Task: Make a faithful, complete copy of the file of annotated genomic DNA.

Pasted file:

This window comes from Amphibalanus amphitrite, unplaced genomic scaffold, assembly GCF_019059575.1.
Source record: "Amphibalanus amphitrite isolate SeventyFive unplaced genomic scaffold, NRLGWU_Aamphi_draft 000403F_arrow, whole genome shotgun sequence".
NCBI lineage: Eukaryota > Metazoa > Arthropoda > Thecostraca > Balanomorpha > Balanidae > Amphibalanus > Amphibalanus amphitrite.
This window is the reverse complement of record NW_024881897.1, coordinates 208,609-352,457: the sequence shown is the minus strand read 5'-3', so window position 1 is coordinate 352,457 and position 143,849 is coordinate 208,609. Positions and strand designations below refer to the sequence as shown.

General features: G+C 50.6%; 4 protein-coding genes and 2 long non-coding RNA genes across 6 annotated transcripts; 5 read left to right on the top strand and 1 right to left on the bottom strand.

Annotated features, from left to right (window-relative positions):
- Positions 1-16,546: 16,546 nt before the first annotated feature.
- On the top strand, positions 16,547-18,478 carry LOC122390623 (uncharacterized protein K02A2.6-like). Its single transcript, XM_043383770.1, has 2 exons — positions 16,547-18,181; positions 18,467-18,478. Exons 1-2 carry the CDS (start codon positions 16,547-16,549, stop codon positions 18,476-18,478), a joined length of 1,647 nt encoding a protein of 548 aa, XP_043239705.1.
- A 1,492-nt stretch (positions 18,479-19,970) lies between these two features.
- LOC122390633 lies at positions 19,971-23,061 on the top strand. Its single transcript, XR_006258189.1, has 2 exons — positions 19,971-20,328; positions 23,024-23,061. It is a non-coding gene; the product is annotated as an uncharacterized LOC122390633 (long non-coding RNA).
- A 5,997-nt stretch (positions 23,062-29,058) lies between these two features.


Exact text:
This window comes from Amphibalanus amphitrite, unplaced genomic scaffold, assembly GCF_019059575.1.
Source record: "Amphibalanus amphitrite isolate SeventyFive unplaced genomic scaffold, NRLGWU_Aamphi_draft 000403F_arrow, whole genome shotgun sequence".
NCBI lineage: Eukaryota > Metazoa > Arthropoda > Thecostraca > Balanomorpha > Balanidae > Amphibalanus > Amphibalanus amphitrite.
This window is the reverse complement of record NW_024881897.1, coordinates 208,609-352,457: the sequence shown is the minus strand read 5'-3', so window position 1 is coordinate 352,457 and position 143,849 is coordinate 208,609. Positions and strand designations below refer to the sequence as shown.

General features: G+C 50.6%; 4 protein-coding genes and 2 long non-coding RNA genes across 6 annotated transcripts; 5 read left to right on the top strand and 1 right to left on the bottom strand.

Annotated features, from left to right (window-relative positions):
- Positions 1-16,546: 16,546 nt before the first annotated feature.
- On the top strand, positions 16,547-18,478 carry LOC122390623 (uncharacterized protein K02A2.6-like). Its single transcript, XM_043383770.1, has 2 exons — positions 16,547-18,181; positions 18,467-18,478. Exons 1-2 carry the CDS (start codon positions 16,547-16,549, stop codon positions 18,476-18,478), a joined length of 1,647 nt encoding a protein of 548 aa, XP_043239705.1.
- A 1,492-nt stretch (positions 18,479-19,970) lies between these two features.
- LOC122390633 lies at positions 19,971-23,061 on the top strand. Its single transcript, XR_006258189.1, has 2 exons — positions 19,971-20,328; positions 23,024-23,061. It is a non-coding gene; the product is annotated as an uncharacterized LOC122390633 (long non-coding RNA).
- A 5,997-nt stretch (positions 23,062-29,058) lies between these two features.